All this talk about 'burr alignment' and 'tolerances'

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chopinhauer
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Postby chopinhauer » May 21, 2017, 11:25 pm

I've got what I believe is a bona fide question which no amount of googling has thrown up a clear and unambiguous answer: burr alignment and tolerances? Yes, there is a lot of info out there and on here, but nothing that I can get my head around.

By way of background, I'm one of the growing number (on HB at least) to have purchased one of the new breed of electric single dosing grinders, in my case the Monolith Conical. And like so many I'm totally blown away by this grinder's performance. To put it bluntly, in my long espresso voyage this has been the biggest step up and forward I've ever taken; bigger than moving from my Rocky to the Mazzer Mini-E or the Pavoni Europiccola to a Cremina. Way bigger! And I'm wondering why?

It seems from the discussions around these boutique or custom grinders such as the EG-1, Monoliths, Titus or modded Versalabs that a lot of this comes down to what people in the know refer to as 'tight tolerances' and absolutely precise burr alignment (on top of, of course, other design choices to optimise performance which vary from grinder to grinder such as burr sets, grind paths, materials, motors). My question is what does this really mean? I ask because it clearly does mean something and the apparently new attention to such things is changing the game in such a way that there is no going back.

Specifically what does precise burr alignment mean? Or really, the opposite? What were the best of the grinder manufacturers prior to this trend doing (Robur E, Major E, K10, K30 etc)? Were they not aligning their $2000+ grinders properly, or optimally? Is it just a question of attention to detail which 'little guys' like Douglas Weber, Craig Lyn, Frank Durra and Denis Basaric do (and can afford to do) vis-a-vis the big guys, Mazzer, Compak, Mahlkonig et al. And the same goes for 'tolerances'. What are they? And is it just a case of small, obsessive (and quite expensive) verses big and made to a budget? Or is it a fairly fundamental shift in approach to designing and making grinders? (I realise there are other possibilities and analogies such as the relationship between factory and custom modified cars; like AMG is to Mercedes etc).

Forgive me if this sounds like a dumb set of questions. I'm not a technical or even terribly 'handy' person, but I'm seeking an answer which clearly has a lot to do with practical and technical knowledge. For example, re burr alignment: I've changed burrs on numerous grinders and am now wondering if really the operation was as straight-forward as I thought at the time. Should I have also been aligning them in some way? Or were the alignment and tolerance aspects out of my control in a way in which they are not in regard to, say, the EG-1 (see http://lynweber.com/products/eg-1/care/alignment/).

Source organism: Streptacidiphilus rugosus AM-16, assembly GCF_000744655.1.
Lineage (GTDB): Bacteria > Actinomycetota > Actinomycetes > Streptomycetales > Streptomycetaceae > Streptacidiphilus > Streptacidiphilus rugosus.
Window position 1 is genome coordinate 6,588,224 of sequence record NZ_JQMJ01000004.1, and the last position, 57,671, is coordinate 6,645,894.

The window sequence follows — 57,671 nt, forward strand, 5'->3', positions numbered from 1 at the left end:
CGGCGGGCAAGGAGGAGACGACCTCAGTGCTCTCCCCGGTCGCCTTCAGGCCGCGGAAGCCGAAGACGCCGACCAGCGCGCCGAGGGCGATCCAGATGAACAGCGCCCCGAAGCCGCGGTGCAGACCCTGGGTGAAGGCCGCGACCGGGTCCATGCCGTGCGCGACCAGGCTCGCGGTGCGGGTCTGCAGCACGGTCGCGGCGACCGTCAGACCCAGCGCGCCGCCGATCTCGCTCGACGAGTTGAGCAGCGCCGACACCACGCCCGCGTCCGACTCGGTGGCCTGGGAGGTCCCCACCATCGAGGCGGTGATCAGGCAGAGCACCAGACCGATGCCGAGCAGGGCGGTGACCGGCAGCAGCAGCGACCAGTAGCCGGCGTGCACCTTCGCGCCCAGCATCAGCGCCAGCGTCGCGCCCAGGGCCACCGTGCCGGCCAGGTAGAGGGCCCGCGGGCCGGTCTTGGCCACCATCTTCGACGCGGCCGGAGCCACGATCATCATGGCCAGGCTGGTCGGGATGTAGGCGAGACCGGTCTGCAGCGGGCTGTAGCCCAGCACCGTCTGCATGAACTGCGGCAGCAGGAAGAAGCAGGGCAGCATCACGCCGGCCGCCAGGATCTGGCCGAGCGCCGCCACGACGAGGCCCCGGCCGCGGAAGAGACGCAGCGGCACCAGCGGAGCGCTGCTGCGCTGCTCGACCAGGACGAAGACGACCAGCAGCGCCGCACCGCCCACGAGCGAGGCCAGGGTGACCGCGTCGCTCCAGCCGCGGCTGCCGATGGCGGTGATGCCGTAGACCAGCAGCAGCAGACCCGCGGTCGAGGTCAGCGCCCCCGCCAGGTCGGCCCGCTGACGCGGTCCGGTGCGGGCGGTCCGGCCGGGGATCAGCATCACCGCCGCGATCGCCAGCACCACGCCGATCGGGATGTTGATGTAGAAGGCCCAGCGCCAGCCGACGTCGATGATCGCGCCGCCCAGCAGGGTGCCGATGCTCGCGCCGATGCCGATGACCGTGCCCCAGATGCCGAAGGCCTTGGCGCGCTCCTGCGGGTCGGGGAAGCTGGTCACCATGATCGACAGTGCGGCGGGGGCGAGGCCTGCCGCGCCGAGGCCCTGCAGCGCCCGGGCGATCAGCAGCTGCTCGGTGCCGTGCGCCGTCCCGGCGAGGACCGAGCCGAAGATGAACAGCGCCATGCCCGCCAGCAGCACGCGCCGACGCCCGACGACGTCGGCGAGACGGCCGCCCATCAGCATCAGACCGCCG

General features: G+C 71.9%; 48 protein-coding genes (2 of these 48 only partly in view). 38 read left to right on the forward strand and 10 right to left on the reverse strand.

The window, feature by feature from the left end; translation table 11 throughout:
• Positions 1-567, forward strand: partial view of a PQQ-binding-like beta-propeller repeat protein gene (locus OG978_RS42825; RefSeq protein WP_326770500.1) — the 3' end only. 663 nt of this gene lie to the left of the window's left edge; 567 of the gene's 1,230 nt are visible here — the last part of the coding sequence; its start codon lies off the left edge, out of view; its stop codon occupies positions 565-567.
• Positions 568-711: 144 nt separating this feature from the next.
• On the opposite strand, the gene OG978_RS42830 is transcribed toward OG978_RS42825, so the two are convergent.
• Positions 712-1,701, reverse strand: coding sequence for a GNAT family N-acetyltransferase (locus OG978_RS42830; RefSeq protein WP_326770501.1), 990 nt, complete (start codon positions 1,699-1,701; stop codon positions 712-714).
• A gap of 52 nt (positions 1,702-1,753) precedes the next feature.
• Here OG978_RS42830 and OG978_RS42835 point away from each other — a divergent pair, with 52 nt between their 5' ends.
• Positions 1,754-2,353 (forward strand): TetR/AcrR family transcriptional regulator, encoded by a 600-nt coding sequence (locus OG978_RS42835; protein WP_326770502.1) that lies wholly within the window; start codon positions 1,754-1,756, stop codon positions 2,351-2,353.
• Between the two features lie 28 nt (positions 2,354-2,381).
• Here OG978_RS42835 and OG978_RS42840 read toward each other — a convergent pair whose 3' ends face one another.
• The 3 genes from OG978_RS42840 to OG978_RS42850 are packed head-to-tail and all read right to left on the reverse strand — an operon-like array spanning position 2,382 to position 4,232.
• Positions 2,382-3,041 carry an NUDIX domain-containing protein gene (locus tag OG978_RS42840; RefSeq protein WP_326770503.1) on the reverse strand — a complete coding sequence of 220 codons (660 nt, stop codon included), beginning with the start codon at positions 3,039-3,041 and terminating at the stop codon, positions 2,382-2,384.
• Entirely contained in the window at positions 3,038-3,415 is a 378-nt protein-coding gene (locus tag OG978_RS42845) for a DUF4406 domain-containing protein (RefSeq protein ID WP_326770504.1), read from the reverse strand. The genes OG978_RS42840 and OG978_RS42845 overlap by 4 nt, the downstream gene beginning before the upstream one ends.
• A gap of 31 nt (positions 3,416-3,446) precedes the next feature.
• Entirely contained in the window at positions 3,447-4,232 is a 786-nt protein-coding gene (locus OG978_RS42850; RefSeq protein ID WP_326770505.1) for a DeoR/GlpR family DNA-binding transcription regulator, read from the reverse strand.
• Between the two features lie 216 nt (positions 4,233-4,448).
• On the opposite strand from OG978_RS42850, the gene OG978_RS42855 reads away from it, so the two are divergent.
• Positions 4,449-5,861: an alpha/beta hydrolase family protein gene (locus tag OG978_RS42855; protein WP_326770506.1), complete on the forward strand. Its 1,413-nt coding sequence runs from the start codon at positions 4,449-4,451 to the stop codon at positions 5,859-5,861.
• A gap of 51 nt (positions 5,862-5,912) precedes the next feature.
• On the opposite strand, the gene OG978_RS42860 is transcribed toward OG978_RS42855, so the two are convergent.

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aecletec
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Postby aecletec » May 22, 2017, 12:17 am

I'm not sure at what level you're asking... e.g. if a burr isn't aligned well then the gap between them varies when it rotates ... e.g. think of a wobbling tire. A consistent gap will enable more consistent particle sizes. Espresso particles are very small and so even tiny differences in burr gap can make a big difference.
Or are you asking precise measurements?
The way I think of it, mass market production trades off on time spent on each grinder to maximise profit margins. When companies are already running at full capacity, why make it more expensive for themselves when close enough is good enough for the vast majority?

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RockyIII
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Postby RockyIII » May 22, 2017, 12:44 am

In Matt Perger's video, he uses a double thickness of aluminum foil as a shim when aligning a burr. I think that is only about 0.032mm (0.0013") thick, which seems like a very close tolerance to which he is adjusting.

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Postby samuellaw178 » May 22, 2017, 12:50 am

I'm no expert but have spent more time than I should on HB... :oops: will try my best to explain what I've digested so far..

Think of coffee grinding as a form of gap grinding. What that means is, during grinding, you bring two grinding discs close together to form a small gap, just enough to allow coffee particles smaller than the gap to pass through. By increasing/decreasing the size of this gap, you can control the coffee particle size you get.

Let's use flat burrs as example to explain the 'alignment' concept.

Imagine you have two round flat grinding discs and you overlay the discs on top of each other. Now, move the top discs up into the air by 0.3mm. If you do it correctly (and parallel-ly), the gap size between the discs should be exactly 0.3mm around the entire circumference. If you accidentally tilt the top discs by a few degree, now your gap will be uneven (say 0.1mm on one side and 0.5mm on the other side). This gap size affects your grind uniformity because as above, the gap size determines your grind particle size .

Another thing that could go wrong - the two flat dics should be completely concentric to each other. Meaning that when the two discs are overlaid on top of each other, you wouldn't be able to see the edges of the other discs when looking from the top/bottom.

These(above) are what is usually referred to as burrs alignment.